CONTEMPORARY GEOMETRIC BEADWORK

an open source architectural beadwork project from Kate McKinnon and a worldwide team of innovators

Threadpath: The Exploding Round

This beautiful technique from Contemporary Geometric Beadwork (Volume II, pages 64-65, Basics Section) might blow your mind, it’s so simple.

The Exploding Round by Kate McKinnon

If you are making a new peyote or MRAW Band start for every geometric or architectural piece you begin, try this instead.

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How It Works

Choose a piece that fits you well in the same style (Zigged Band, Winged Bangle, etc.) as the new piece you want to create. If the host piece is in progress, finish a round neatly, and weave in your thread ends well.

Demo Bangle, Kate McKinnon

The pink round will be begun on top of the red Underskirt from this demo bangle.

Begin a new thread (but don’t knot it or weave it in very far) and start a new round.

Every inch or so (more frequently if you bead very tightly, less if you bead softly) pick up two round beads of any size (11 is good) and square stitch them to the bead that you just passed through with a peyote stitch. These sets of two beads are your Detonation Points (DPs). Place them well, and ignore them completely. DPs are placed only in the first round of the new piece.

Exploding Round

Detonation Points (DPs) are square-stitched onto the previous round using round beads. Mine are yellow.

Continue adding rows or rounds of beadwork until you have enough to hold form. This will be between 4-10 rounds, depending on your form. Feel free to add more. You can finish your piece on the host, if it’s convenient. The more developed it is, the easier it will be to remove.

When you are ready to separate your new piece from the host, simply cut the threads between the sets of Detonation Points that were square-stitched onto the first new round.

If your placement was perfect, the new piece will practically fall off of the host. If your DPs were a little too far apart, or if your beading is very tight, you might have to pry the new layer off. Avoid the latter by putting in enough DPs, and using a soft hand.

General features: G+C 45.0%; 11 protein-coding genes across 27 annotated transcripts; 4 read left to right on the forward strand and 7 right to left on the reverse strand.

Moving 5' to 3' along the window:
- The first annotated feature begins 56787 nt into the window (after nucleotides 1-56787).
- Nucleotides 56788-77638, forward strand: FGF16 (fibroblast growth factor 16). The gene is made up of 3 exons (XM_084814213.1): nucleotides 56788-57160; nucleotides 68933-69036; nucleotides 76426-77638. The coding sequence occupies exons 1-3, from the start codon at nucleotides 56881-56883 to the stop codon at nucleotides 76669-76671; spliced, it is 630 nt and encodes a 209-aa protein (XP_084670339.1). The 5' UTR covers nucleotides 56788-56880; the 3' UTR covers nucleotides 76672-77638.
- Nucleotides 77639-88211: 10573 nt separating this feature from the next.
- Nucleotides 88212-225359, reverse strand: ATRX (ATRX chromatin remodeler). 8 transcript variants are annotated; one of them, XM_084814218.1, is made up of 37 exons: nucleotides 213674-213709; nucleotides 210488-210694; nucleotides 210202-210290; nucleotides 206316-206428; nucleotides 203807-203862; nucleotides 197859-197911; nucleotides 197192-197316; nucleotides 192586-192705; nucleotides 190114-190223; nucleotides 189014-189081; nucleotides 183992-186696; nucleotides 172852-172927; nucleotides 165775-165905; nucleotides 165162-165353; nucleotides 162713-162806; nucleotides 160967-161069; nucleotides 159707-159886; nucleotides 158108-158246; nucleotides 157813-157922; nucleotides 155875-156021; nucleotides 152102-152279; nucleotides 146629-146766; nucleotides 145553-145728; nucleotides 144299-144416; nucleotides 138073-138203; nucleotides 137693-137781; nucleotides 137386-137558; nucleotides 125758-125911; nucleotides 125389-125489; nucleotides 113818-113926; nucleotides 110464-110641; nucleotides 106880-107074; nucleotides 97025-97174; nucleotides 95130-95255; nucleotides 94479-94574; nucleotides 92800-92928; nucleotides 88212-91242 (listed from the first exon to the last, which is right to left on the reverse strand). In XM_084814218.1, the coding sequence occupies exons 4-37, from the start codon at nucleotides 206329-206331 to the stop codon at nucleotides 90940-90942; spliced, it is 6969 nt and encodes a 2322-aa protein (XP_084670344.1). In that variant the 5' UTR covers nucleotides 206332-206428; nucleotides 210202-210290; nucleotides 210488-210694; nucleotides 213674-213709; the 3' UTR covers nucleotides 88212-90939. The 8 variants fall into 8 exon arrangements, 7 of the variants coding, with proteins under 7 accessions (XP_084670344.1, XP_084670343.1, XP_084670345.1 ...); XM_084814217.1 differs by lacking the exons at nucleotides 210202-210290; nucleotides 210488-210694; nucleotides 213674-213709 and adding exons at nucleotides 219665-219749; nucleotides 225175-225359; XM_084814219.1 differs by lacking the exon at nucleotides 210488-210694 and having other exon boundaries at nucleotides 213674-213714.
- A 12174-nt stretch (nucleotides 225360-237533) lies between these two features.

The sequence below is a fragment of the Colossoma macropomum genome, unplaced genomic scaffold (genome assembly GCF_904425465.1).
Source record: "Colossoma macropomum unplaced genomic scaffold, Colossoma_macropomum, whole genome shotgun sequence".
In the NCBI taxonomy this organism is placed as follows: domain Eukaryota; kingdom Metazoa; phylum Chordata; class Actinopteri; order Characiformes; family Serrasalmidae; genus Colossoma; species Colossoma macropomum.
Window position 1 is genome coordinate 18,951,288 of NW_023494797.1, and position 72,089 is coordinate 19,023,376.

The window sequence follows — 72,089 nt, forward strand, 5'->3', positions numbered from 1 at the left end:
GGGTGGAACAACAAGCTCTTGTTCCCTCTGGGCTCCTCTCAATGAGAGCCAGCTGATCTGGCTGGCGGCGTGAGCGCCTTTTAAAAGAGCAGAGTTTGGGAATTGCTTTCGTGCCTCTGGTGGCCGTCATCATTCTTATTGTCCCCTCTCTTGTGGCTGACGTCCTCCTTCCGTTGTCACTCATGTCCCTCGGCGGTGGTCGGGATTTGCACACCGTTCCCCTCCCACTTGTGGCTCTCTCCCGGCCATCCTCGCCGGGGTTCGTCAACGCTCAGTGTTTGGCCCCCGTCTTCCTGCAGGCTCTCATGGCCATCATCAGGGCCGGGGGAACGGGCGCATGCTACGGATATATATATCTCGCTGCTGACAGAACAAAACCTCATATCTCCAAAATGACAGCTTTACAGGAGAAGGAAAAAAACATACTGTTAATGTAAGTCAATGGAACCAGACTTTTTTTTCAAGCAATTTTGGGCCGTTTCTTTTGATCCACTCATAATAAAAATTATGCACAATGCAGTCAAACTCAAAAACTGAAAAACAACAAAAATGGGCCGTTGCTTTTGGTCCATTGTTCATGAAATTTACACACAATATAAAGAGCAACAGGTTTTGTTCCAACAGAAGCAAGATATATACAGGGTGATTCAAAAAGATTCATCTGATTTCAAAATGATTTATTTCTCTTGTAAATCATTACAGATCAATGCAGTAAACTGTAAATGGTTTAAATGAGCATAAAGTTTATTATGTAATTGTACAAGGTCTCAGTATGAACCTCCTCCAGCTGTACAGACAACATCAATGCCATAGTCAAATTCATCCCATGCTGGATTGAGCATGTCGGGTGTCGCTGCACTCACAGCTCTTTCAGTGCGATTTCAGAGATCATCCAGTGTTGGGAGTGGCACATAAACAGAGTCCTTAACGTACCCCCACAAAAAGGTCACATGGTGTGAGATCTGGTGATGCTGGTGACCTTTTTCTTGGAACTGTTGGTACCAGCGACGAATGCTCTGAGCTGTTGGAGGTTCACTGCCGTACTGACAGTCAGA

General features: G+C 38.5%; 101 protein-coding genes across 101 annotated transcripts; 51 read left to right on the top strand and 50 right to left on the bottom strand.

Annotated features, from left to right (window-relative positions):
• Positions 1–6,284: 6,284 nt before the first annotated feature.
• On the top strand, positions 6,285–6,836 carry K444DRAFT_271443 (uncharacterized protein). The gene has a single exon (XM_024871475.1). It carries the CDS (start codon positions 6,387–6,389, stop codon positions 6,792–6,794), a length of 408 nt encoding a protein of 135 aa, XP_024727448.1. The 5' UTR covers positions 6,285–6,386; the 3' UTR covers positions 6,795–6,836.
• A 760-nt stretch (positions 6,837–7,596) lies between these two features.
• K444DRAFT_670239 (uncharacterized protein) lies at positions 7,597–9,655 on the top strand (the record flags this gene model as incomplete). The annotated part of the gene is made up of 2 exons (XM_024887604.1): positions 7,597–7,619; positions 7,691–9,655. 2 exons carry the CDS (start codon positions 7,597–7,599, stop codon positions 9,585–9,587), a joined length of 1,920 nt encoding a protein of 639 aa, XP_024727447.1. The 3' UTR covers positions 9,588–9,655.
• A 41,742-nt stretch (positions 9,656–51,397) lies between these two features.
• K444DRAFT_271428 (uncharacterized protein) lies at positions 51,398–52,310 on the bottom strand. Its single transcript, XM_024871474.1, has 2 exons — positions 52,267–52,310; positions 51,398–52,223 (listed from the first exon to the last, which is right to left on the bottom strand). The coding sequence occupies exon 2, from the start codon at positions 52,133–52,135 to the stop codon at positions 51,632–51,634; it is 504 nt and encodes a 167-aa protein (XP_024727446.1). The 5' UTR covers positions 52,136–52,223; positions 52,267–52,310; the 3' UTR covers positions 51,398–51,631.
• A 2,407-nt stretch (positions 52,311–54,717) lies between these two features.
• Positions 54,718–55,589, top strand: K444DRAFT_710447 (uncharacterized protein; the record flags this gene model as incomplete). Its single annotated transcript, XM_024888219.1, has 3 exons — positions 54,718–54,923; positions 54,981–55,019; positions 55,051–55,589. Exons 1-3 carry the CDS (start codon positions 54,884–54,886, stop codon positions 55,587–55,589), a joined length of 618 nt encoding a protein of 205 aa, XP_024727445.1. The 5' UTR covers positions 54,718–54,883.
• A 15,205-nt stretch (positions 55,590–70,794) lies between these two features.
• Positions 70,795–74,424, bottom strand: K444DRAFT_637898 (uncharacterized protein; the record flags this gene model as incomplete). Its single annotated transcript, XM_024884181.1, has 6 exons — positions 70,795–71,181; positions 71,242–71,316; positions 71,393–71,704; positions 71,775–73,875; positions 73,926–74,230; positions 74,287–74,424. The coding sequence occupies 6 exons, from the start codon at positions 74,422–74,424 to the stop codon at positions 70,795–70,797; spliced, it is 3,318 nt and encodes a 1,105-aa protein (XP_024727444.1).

Bear in mind that the first beads added will only have a little bit of thread through them, and that because you removed one round of thread by clipping it out, your separation edge will need reinforcing. The easiest way to do this is to add a round or two to that edge, using a new thread that is well-anchored in the work.

Watch the video!

The Exploding Round! Kate McKinnon

Advanced Tech Notes:

1.  Although your first instinct may be to start a second new thread after the first round, it is honestly not necessary. Adding a few rounds to the separation edge will be all of the help that edge needs to be a normal round. If you are in disbelief about this, just watch the video. You can see my original tail, plenty to protect the working edge of the separated beadwork.

2.  If you want your new piece to have an MRAW Band, but want the convenience of the Exploding Round start, it’s easy to arrange. Just add a regular RAW round to the new piece after a round or two of peyote has gone in, and there you are – with no join!  Think about that for a while. No join to protect. What a structure….

3. You can start bangles off of flat work, and flat work off of bangles. Video of these techniques, and of an Exploding Round off of a Zigged Band, coming soon! Watch this space!

Ida Williams exploding round in progress

Ida Williams Exploded start

Ida Williams, exploded Zigged peyote start off of a Rick-Rack Bangle.

8 comments on “Threadpath: The Exploding Round

  1. Janet
    February 23, 2016

    I’m new to this concept and so pardon me if I’m being obtuse but what is the value of exploding rounds?

    • katemckinnon
      February 23, 2016

      Being able to separate your beadwork into sections, cleanly, has massive implications for new ways of starting pieces. Imagine never having to make a long peyote (or MRAW) start again?

  2. Kyriaki
    August 23, 2015

    Exploring round video is great!
    I’m interested to know what is the use of the small object next to your scissors that looks like candy on your desk.
    Thank you.

    • katemckinnon
      August 23, 2015

      It’s probably my little Japanese rubber eraser, which I use as a beading tool – if I need to explode a mis-placed bead (instead of crushing it or unbeading until I get to it) I push a thumbtack into the bead and into the eraser (which saves me from getting stabbed.) The bead explodes harmlessly away from the thread.

  3. Penny Fanshawe
    December 20, 2014

    I am really keen to do this from my fortuneteller bangle I just havent gotten around to it yet LOL I also like the idea of using my zigged tulip flower to do another….

  4. pjclouse
    December 18, 2014

    Great explanation. Can this be made into PDF format to be added to a beaders library?

    • katemckinnon
      December 18, 2014

      I’d prefer that you link to the page; my content is kind of alive, and will evolve.

    • katemckinnon
      August 23, 2015

      Sure, PJ, great idea.
      Sorry it took me so long to SEE IT! : )

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